By John Ewoldt Star Tribune (Minneapolis)
WWR Article Summary (tl;dr) Entrepreneur Angie McGuire, who designs saucy-mouthed greeting cards called Muddy Mouth Cards, says holiday pop-up sales yield nearly 20 percent of her annual revenue. Her booth does especially well when women laugh loudly at the cards, attracting others who wonder about the commotion. "Craft shows aren't in the church basement anymore," McGuire said. "It's about craft beer, wine, jewelry and trendy home decor, not pot holders."
Star Tribune (Minneapolis)
For many holiday shoppers seeking to simplify and enrich gift buying, pop-up sales are Etsy brought to life. This weekend, a supersized pop-up -- called Holiday Boutique -- is happening at U.S. Bank Stadium.
Pop-up holiday shows appeal chiefly to women who are seeking scarves, handbags, jewelry, candles, chocolate, lotions, home decor and jewelry. Girlfriends, sisters, mothers, daughters, grandmothers, alcohol and appetizers mix freely for an experience that's much more relaxed and unfocused than most holiday hunting.
"It's built out of a desire to select something different," said Wendy Liebmann, chief executive and founder of WSL Strategic Retail in New York. "When people are buying for a special occasion, there is little differentiation among products and services."
For an entrepreneur like Holly Mihalovich, it's a chance to bring her Hidden Heel product, a silicone wedge that adds comfort and 2 inches of height in shoes and boots, to a much larger audience.
"These shows are a phenomenon," she said after a very successful stint at a similar show in Kansas City last weekend. "I hope it becomes an annual social tradition."
Angie McGuire of New Hope, who designs saucy-mouthed greeting cards called Muddy Mouth Cards, said holiday pop-up sales yield nearly 20 percent of her annual revenue. Her booth does especially well when women laugh loudly at the cards, attracting others who wonder about the commotion.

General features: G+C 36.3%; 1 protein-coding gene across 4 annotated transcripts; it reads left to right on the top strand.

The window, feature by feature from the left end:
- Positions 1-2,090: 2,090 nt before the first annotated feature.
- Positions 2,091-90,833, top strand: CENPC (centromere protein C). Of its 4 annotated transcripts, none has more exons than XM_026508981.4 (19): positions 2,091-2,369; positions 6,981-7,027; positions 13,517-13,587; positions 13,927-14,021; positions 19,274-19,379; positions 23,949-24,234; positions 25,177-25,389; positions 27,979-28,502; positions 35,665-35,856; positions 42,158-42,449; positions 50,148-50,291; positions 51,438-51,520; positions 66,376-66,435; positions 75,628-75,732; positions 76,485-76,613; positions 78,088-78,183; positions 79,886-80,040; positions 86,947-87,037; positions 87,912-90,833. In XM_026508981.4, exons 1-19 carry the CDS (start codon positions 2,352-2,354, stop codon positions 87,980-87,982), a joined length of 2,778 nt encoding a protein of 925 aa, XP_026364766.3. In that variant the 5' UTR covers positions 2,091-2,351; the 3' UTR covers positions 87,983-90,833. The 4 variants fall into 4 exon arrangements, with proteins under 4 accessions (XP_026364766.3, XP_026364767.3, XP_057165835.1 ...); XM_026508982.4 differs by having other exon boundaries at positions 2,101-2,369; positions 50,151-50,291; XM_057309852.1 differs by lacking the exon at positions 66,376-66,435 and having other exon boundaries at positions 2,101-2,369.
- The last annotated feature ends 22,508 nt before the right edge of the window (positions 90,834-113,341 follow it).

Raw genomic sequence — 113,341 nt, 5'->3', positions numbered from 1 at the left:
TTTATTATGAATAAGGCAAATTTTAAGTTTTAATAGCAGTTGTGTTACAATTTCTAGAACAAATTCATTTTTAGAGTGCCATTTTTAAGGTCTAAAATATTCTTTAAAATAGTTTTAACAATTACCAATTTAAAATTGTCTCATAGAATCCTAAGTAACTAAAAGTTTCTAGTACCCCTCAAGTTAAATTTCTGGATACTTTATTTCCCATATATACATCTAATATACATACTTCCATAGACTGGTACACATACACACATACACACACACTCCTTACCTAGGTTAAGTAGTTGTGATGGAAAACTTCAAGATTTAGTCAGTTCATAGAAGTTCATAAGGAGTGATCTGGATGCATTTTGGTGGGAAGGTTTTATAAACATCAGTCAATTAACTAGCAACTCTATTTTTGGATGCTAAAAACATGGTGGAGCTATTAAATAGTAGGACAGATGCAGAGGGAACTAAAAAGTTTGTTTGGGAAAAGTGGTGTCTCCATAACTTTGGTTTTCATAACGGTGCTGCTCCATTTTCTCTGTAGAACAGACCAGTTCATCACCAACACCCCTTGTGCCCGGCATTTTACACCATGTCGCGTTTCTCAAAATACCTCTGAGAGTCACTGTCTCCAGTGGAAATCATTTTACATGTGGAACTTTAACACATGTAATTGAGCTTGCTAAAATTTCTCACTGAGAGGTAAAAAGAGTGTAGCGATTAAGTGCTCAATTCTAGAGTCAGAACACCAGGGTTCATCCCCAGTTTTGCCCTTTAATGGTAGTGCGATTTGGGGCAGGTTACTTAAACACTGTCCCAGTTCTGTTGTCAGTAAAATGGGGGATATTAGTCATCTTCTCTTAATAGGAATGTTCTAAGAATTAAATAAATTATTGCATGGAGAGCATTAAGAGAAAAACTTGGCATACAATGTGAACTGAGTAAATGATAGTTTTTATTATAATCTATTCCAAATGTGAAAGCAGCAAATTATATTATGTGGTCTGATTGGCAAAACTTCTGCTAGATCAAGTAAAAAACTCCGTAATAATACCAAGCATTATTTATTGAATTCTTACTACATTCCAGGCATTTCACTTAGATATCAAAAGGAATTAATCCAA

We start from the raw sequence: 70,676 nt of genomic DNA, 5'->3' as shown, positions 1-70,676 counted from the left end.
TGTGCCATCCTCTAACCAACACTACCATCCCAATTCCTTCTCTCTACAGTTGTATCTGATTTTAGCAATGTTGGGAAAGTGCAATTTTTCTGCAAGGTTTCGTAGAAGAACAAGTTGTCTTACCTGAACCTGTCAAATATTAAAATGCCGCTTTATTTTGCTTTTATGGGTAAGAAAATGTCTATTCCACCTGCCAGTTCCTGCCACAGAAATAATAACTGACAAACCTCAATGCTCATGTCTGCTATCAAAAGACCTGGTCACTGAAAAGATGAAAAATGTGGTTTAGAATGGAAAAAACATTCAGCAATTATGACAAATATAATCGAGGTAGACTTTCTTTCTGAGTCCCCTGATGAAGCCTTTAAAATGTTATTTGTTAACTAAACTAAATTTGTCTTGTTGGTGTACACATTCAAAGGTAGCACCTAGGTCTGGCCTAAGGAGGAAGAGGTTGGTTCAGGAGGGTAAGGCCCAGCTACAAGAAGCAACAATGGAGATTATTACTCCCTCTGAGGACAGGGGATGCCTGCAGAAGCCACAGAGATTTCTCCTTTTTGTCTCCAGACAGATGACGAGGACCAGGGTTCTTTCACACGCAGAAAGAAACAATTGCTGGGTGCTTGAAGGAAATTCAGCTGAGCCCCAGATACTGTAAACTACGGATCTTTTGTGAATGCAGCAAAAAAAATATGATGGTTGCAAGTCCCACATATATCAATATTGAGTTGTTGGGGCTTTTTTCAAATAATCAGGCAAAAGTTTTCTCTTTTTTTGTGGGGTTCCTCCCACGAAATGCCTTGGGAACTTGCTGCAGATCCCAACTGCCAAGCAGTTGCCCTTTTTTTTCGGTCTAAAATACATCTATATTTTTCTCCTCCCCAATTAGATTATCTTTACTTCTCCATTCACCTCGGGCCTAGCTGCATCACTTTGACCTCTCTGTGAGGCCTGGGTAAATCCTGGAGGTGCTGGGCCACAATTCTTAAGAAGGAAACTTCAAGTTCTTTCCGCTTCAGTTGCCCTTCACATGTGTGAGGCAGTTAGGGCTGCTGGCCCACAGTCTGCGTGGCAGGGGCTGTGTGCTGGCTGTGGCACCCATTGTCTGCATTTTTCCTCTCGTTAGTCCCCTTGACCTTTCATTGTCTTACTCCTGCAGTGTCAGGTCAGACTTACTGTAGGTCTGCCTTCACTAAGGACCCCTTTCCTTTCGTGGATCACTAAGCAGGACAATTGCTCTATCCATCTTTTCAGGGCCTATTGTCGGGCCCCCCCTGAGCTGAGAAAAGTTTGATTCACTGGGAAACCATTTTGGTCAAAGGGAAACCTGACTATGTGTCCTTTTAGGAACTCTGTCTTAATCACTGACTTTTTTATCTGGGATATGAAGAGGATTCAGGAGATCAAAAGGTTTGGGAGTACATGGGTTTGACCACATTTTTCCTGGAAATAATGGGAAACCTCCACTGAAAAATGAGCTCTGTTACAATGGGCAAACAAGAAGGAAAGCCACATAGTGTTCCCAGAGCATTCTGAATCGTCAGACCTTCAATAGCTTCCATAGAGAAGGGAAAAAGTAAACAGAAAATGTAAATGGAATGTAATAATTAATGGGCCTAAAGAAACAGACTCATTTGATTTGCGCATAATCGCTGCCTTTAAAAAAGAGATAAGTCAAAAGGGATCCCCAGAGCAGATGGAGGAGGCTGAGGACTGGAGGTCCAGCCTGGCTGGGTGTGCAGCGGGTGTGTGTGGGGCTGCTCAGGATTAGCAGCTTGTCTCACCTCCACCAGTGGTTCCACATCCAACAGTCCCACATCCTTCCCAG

"Craft shows aren't in the church basement anymore," McGuire said. "It's about craft beer, wine, jewelry and trendy home decor, not pot holders." Maiden Minnesota, which started its Twin Cities holiday pop-up in 2007, attracted more than 1,200 attendees last weekend at its event, an increase of 15 percent over last year. "This was a great year for us. We've been fortunate to have steady business even with lots of new competition," said Jen Stack, co-founder of the event. Maiden Minnesota, which charged $20 admission, was competing against several free events -- Paikka Holiday Bazaar in St. Paul, and Northern Grade and Bespeak Holiday Pop-Up, both in Minneapolis. Holiday Boutique easily dwarfs all the other local pop-up sales. More than 20,000 shoppers are expected at an event that the organizers are saying is not a "craft show," but rather a "shopping extravaganza" with holiday-themed dresses designed by "Project Runway's" Christopher Straub, a festival of decorated holiday trees, music, cocktails and door prizes. "It's all about kicking off the holidays," said Jennifer Wallin, brand manager of Holiday Boutique. "We are producing memories. It's a time to be with people who are important in their lives." Holiday Boutique, launched by Marketplace Events, producers of the Minneapolis Home + Garden Show, started the concept in Kansas City last year. Last weekend's event there pulled in 40,000 visitors. The company will add another show in Des Moines next year. Analysts are finding that consumers want to shop big and small. Big-box retailers such as Target, Wal-Mart and Walgreens keep growing, but the power of smaller manufacturing is too. "A big retailer can only afford to buy from suppliers who can fill the order for all their stores," said Paco Underhill, chief executive and founder of Envirosell, a behavioral research and consulting company in New York. "People going to the pop-ups are finding different things, often locally made, than they find in big-box stores." Taylor Starkman is selling her Cherry Rock Design jewelry at several holiday shows including the Minneapolis Craft Market and Holiday Boutique. She has seen strong sales at previous holiday pop-ups, but she especially values the direct contact with people. "Online reviews on Etsy are encouraging, but it's so important for me to interact directly with the customers," she said. "The feedback is huge to me. I like seeing who ends up with my work." Analysts think there's still growth in the category. Mary Van Note of Ginger Consulting in Minneapolis thinks it has to work to maintain freshness just as any mall, neighborhood shopping area or brick-and-mortar store does. "If too many vendors are not just right, it chips away at the specialness," she said. "These events are designed to sweep you away so that before you know it, you've bought three pairs of shoes." Maiden Minnesota, which typically has almost 40 vendors, counts on almost half its businesses being new each year to keep its unique feel. Stack is concerned about new competition, but she feels Maiden Minnesota has positioned itself well as an event for female-owned businesses based in Minnesota. "There are enough women's expos out there. We try to keep our boutique feel," she said. Wallin thinks that some people attending Holiday Boutique may be doing so in part to see the new Vikings stadium, if they haven't already. The sale takes place around the concourse, not the field, but there are several spots to view the field from the concourse. Knowing that the sale is not a testosterone-fueled event, she added, "It's still a great event to meet women." ___ (c)2016 the Star Tribune (Minneapolis) Visit the Star Tribune (Minneapolis) at www.startribune.com Distributed by Tribune Content Agency, LLC.